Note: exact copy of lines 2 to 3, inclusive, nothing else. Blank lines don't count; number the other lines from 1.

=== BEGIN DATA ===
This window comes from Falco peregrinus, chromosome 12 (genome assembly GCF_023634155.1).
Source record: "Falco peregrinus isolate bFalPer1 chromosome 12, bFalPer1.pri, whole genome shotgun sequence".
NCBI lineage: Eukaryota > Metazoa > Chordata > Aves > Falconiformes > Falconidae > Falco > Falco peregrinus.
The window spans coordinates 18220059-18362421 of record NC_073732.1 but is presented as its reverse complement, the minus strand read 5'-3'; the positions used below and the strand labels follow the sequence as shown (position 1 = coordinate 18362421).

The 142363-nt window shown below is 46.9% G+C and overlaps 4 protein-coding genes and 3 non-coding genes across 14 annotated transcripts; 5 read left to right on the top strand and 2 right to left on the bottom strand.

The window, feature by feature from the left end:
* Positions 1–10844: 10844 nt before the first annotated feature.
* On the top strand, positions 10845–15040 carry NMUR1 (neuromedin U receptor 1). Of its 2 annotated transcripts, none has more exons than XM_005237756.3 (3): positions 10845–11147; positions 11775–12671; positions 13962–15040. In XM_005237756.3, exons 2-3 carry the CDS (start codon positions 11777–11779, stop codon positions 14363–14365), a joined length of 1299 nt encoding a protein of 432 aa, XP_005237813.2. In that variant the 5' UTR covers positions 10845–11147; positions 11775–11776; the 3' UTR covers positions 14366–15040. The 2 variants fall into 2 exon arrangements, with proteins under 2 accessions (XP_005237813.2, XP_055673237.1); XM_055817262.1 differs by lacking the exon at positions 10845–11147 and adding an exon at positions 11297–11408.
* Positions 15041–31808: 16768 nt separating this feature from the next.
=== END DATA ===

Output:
Source record: "Falco peregrinus isolate bFalPer1 chromosome 12, bFalPer1.pri, whole genome shotgun sequence".
NCBI lineage: Eukaryota > Metazoa > Chordata > Aves > Falconiformes > Falconidae > Falco > Falco peregrinus.